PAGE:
FTX consented to be acquired by Binance in order to repay their consumers. On the surface, the transaction appeared to be an exact replica of Bank of America's acquisition of Merrill Lynch during the financial crisis of 2008, which essentially saved it from bankruptcy. Customers would be able to recover their balances in full, according to Bankman-Fried.
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FTX stopped withdrawing cryptocurrencies and fiat currencies from their platform, and many users of the platform began to wonder if they would ever get their money back. FTX's head of institutional sales, Zane Tackett, liked a tweet that claimed the firm "gambled with clients' money and lost. According to a Wall Street Journal report, the exchange's shortage is estimated to be $8 billion. According to Bloomberg News, Bankman-Fried informed investors that the company would probably declare bankruptcy if it did not obtain a capital infusion.
Experts are concerned that the overall crypto decline may worsen if FTX is not supported. Many significant firms, including BlackRock, Sequoia, and Temasek, have heavily backed FTX, which occupies the middle of the cryptocurrency market. (Stars like Tom Brady and Stephen Curry invested in FTX.) These organizations now face significant losses, which might impact funding for the entire crypto industry.
Several cryptocurrency businesses have filed for bankruptcy this year alone, leaving individual investors waiting to get their money back.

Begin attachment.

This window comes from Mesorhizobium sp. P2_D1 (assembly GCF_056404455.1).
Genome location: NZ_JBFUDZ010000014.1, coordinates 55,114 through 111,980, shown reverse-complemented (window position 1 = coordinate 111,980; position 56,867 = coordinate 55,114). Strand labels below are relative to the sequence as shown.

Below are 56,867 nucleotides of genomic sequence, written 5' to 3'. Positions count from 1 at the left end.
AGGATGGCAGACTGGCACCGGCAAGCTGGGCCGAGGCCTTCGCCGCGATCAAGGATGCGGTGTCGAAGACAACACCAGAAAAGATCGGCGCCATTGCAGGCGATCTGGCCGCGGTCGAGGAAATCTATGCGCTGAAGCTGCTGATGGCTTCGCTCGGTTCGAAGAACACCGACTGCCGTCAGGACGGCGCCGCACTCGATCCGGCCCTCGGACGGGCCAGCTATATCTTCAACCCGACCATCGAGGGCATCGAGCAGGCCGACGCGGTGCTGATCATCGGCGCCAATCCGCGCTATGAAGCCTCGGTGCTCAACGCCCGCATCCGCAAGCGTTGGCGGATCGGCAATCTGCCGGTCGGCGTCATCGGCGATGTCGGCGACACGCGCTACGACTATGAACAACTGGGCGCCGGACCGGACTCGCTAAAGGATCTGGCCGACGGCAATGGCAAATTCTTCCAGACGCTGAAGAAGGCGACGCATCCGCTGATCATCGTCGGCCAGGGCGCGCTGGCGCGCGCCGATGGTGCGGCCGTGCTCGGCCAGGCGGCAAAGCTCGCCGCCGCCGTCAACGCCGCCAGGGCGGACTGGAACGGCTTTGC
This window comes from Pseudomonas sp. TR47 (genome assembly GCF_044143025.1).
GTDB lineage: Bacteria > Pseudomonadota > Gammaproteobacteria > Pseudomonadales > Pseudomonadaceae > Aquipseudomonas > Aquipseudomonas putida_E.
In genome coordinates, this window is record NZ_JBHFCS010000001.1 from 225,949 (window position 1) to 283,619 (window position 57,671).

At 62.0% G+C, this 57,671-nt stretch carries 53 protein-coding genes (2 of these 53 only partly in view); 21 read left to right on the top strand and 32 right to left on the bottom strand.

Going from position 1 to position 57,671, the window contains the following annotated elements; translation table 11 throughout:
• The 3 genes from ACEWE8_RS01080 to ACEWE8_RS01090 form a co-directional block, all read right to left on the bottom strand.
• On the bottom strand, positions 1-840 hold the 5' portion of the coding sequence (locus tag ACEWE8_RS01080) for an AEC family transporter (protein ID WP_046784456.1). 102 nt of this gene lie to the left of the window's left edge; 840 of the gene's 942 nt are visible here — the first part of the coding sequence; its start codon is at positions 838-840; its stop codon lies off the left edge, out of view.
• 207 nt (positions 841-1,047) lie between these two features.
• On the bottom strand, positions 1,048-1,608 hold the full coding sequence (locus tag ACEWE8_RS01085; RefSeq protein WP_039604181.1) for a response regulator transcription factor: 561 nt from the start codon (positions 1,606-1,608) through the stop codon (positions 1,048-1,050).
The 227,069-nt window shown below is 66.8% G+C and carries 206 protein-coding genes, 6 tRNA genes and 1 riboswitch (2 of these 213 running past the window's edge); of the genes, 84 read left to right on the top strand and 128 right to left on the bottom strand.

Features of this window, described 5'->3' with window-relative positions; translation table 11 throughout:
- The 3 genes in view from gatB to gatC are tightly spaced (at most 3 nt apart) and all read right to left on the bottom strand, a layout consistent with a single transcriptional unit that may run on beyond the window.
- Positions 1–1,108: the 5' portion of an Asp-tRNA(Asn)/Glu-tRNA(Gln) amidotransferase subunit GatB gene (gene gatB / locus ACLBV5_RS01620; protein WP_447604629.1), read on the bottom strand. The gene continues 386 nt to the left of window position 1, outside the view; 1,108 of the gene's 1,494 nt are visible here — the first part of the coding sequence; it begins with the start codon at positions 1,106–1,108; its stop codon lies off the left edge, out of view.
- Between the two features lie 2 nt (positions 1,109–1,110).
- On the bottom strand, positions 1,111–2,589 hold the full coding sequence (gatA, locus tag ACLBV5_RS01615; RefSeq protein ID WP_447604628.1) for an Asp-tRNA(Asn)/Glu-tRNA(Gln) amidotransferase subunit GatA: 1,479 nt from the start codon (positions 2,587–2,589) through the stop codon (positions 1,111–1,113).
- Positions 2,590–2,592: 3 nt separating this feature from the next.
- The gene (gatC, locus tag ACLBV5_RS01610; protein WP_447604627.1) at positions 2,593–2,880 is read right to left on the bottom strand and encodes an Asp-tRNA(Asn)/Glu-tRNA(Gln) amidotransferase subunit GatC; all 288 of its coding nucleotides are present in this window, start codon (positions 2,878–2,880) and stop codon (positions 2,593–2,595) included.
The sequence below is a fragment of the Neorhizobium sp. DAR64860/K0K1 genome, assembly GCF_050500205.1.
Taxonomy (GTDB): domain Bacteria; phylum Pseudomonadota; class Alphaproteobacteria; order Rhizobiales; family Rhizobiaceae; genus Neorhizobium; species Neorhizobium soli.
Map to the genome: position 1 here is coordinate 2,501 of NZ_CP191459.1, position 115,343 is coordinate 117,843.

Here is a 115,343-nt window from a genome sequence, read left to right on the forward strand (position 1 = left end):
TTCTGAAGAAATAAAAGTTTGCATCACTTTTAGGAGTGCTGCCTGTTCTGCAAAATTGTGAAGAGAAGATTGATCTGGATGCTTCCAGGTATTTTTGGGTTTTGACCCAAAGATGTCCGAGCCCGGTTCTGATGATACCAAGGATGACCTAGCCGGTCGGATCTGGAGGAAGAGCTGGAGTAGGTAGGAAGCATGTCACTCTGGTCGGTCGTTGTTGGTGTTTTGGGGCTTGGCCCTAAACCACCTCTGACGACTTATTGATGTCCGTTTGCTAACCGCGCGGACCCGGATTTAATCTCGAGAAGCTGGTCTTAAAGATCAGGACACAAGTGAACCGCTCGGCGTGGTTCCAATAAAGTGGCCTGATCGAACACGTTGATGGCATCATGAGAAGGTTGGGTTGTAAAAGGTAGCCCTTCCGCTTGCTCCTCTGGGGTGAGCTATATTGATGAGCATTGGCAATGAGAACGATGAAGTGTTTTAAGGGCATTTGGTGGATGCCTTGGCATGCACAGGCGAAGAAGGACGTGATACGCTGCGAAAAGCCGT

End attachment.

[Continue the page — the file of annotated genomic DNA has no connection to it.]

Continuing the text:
FTX and its sister company Alameda were significant investors in the crypto industry simultaneously. For example, they both contributed to last year's $300 million Solana blockchain ICO. Solana dropped by 50% on Nov. 9, and various parts of its ecosystem. Many of its users' objectives are to dethrone Ethereum, as the most popular blockchain seems far away at this point.
Several crypto-related firms also experienced spillover impacts at the same time. Because Bankman-Fried owns more than 7% of the company, Robinhood, its shares fell 13% on Wednesday. According to analysts, these losses will accumulate, and the efforts to integrate crypto into mainstream business will significantly slow down. One user tweeted, "it's that the long-term legitimacy of crypto as an industry is in real danger for the first time."
Image source: Coindesk
With the plummeting crypto values, the collapse of FTX is expected to have long-lasting effects. Bankman-Fried presented himself as the likable, morally upright leader of the neighbourhood. He frequently socialized with lawmakers and authorities to persuade them of the advantages of cryptocurrency. Now, Bankman Fried's advocacy may jeopardize a bipartisan law that would subject digital exchanges and brokerages to the mild regulation of the Commodity Futures Trading Commission.
According to Lo at Recharge Capital, regulators are much more likely to impose tougher sanctions. According to him, "this truly winds back a lot of the goodwill built up in the last two to three years from a regulatory viewpoint." It demonstrates the need for some regulation of centralized money and cryptocurrencies.